Thursday, May 22, 2008

George A. Romero's "Diary of the Dead" (2007)

Diary of the Dead is a return to the roots for George A. Romero as he brings the story back to an initial breakout of zombies and combines it with the technology and media of today. Anyone who says that Romero has fallen from the top couldn't be more wrong. Ever since the underrated Land of the Dead, people have been slamming Romero for God knows what. Whether it's because they don't understand the direction he wanted to take his series in, or they just expected more, they are wrong in my opinion. I say it every time I review a horror film made in this decade. It's A LOT better than the majority of the other stuff being made these days. It's independent, it's raw, it's low budget, it's classic Romero work. It isn't at the level of the first three Dead films, that's for sure, but it doesn't have to be.

Romero shot this film using the first person technique we've seen in films like The Blair Witch Project, Cloverfield, and [REC]. Well listen up folks, that's where the comparison betewen Dead and those films ends. This is a very well shot film from a technical standpoint. Romero conveniently makes his lead characters aspiring film directors, meaning they're nearly pros with the camera on their shoulders. You won't find the nauseating shaky cam in this film. Romero splices stock footage into this film within a film to create a true documentary feeling.

As with most of Romero's films, there is a very strong and very obvious social commentary aspect of this film. It's a little forced to us, but I'm fine with that. Maybe Romero really wanted the viewer to get it this time. I sure did. It put the media and technology and the human race as a whole (especially with that poetic final line) to the fore front. It makes us answer all the questions of "What would you do?" in our heads. If you were in Jason, the main director's place, how far would you go to tell people the truth? And so on and so forth. It puts life in perspective. The fear of zombies has never been the fear Zack Snyder tried to create with his Dawn of the Dead remake. It's the fear of the unknown, the fear of the world turning to shit. As Deb states in this film, it's the fear that every person that dies from now on will rise from their death, and walk amongst the living, until put down for good. Romero beautifully captures this feeling of helplessness in this film by placing us in certain locales, such as the middle of nowhere Pennsylvania. Technology collides with the Amish. The final setting of the large and obviously expensive house wonderfully sets us into the idea that even money can't buy you protection from this disaster. Wherever you may go, you're most likely screwed. Romero carries this commentary greatly throughout the film. The plot isn't what is supposed to make you wonder, the message is.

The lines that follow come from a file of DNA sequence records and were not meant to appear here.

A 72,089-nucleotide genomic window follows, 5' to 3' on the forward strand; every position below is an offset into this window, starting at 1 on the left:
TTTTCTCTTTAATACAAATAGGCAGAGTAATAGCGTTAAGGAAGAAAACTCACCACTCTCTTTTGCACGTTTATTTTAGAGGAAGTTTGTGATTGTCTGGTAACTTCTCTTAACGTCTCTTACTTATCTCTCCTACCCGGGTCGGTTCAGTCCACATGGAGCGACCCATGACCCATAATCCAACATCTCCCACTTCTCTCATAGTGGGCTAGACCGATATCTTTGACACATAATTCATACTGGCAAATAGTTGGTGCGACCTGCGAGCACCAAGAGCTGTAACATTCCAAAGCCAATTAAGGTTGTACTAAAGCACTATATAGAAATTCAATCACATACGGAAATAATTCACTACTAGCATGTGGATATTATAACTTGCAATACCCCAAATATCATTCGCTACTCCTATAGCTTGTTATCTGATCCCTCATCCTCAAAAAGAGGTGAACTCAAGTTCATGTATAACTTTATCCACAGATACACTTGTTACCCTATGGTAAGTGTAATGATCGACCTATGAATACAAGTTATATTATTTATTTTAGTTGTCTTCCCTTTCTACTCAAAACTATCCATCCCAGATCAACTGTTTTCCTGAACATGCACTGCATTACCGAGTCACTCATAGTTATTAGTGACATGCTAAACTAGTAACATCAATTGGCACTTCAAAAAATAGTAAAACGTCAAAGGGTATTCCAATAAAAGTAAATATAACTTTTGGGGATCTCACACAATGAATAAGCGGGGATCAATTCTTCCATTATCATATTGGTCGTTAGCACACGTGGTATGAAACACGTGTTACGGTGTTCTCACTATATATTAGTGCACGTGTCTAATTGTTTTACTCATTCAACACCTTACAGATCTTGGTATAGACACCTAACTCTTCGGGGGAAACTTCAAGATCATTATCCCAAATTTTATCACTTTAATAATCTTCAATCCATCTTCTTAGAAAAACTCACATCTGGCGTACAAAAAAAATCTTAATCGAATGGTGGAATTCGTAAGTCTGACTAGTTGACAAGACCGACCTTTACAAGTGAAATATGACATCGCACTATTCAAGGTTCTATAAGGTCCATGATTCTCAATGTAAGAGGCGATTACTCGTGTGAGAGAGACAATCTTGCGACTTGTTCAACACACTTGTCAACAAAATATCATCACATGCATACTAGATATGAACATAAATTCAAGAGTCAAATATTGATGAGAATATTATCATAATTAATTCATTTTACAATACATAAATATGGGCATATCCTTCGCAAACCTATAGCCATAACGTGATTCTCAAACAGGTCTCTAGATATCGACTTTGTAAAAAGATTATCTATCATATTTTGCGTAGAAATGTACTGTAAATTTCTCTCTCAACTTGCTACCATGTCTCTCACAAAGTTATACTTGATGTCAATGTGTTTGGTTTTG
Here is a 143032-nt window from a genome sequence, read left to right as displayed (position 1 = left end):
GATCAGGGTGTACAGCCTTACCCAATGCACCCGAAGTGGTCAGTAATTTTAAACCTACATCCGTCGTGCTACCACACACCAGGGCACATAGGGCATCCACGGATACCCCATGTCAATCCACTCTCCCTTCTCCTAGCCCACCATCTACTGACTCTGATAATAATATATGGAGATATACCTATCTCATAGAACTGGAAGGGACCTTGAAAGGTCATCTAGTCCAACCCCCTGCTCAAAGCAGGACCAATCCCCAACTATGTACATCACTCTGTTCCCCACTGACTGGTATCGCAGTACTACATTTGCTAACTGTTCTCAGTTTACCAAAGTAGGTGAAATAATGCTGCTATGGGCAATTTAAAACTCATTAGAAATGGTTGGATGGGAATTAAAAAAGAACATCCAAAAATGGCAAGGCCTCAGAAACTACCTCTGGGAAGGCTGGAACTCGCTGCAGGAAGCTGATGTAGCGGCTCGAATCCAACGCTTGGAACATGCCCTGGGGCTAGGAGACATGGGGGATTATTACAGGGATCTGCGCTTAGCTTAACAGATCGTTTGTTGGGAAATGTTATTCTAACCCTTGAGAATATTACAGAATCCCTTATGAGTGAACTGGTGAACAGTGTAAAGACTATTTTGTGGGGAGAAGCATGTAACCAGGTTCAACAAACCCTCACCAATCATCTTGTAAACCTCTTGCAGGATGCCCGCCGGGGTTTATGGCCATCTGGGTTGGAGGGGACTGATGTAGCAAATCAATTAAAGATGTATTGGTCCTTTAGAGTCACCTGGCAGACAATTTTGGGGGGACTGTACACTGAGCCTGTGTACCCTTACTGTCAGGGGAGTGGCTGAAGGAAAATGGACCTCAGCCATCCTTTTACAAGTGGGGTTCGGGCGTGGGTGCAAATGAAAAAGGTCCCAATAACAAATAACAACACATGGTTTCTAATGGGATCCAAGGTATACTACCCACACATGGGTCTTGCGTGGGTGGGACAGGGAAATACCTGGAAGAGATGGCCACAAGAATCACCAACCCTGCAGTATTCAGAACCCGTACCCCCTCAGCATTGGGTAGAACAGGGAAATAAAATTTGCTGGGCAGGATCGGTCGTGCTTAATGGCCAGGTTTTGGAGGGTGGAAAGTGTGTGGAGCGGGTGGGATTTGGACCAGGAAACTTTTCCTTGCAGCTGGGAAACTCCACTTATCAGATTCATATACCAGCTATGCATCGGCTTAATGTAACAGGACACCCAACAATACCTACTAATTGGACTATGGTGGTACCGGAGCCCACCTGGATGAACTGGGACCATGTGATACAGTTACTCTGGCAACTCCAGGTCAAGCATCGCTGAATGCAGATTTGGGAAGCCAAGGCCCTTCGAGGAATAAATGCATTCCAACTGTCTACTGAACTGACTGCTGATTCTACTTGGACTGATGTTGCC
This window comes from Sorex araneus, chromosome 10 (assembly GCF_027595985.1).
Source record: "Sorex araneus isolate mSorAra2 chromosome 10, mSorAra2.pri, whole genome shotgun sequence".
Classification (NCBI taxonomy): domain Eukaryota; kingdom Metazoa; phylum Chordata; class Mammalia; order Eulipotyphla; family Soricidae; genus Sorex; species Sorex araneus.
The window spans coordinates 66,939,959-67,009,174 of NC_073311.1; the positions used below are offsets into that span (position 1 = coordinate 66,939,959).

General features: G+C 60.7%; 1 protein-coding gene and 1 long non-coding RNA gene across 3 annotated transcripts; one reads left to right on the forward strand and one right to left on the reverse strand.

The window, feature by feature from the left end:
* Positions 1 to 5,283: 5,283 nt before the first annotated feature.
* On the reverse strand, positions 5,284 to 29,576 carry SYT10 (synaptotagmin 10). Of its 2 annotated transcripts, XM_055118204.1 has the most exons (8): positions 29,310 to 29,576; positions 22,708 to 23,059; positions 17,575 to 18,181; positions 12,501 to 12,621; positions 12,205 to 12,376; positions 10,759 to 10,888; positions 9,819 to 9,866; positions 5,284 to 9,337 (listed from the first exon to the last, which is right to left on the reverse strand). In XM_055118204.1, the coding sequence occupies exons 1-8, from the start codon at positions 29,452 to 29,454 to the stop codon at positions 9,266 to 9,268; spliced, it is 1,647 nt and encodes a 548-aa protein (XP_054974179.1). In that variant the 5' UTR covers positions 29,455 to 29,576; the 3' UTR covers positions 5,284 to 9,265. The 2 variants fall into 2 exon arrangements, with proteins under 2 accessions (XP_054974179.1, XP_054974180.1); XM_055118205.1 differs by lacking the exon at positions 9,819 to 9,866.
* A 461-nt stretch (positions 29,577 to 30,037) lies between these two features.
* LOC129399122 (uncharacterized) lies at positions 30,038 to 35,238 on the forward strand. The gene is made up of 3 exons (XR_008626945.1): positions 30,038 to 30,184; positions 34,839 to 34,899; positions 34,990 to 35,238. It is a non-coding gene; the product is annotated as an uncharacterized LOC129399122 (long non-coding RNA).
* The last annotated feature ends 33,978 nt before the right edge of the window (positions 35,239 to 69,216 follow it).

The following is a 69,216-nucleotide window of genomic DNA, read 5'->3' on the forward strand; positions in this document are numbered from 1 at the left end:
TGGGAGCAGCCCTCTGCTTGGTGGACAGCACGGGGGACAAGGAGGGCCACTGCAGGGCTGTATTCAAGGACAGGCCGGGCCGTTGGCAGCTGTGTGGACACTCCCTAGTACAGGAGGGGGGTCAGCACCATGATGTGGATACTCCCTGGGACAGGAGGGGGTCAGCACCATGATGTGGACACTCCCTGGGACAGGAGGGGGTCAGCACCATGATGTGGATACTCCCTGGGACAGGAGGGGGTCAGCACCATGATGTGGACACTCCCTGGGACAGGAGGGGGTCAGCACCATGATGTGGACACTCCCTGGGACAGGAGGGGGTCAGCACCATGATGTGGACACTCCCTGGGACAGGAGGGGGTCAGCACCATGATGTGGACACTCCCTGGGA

The only things that make me take a half star off this film is the lack of a really memorable character, spotty acting, and a few sequences of unimpressive gore. I'm not one to rave and not critique. What Land of the Dead and Diary of the Dead were missing were the memorable characters. It didn't have a "Roger" from Dawn of the Dead, etc. There are complaints of bad acting in this film, and while none of these kids are going to go on to become award winners, what does that matter for a zombie film? Romero's zombie films have never been about award winning acting. Joseph Pilato as Capt. Rhodes in Day of the Dead is easily the greatest performance we've seen in a Romero "Dead" film and even that falls well short of taking home a trophy. Perhaps being the viewer of atrocities like Zombie 3, 4, and 5 make me realize how damn good Romero's films, all of them, are. I'm not giving him a pass for being "not as bad" as those films, but damn people, his films are about the only in the genre with any substance to them at all. He left the studios, went back to independent life, and made one hell of a low budget zombie film.

Romero's "Diary of the Dead" is a fantastic film. It's not as good as his first three, but I'd place it over the still good Land of the Dead. It's a solid addition to a wonderful 5-part series that I look forward to seeing more of. Just remember that when you watch this film that Romero was out to achieve something beyond scaring the viewers. The substance is there if you take a minute and look at this film for what it really is. And Jesus, give the guy a break. Did you really think this was going to be good as his first three Dead films????


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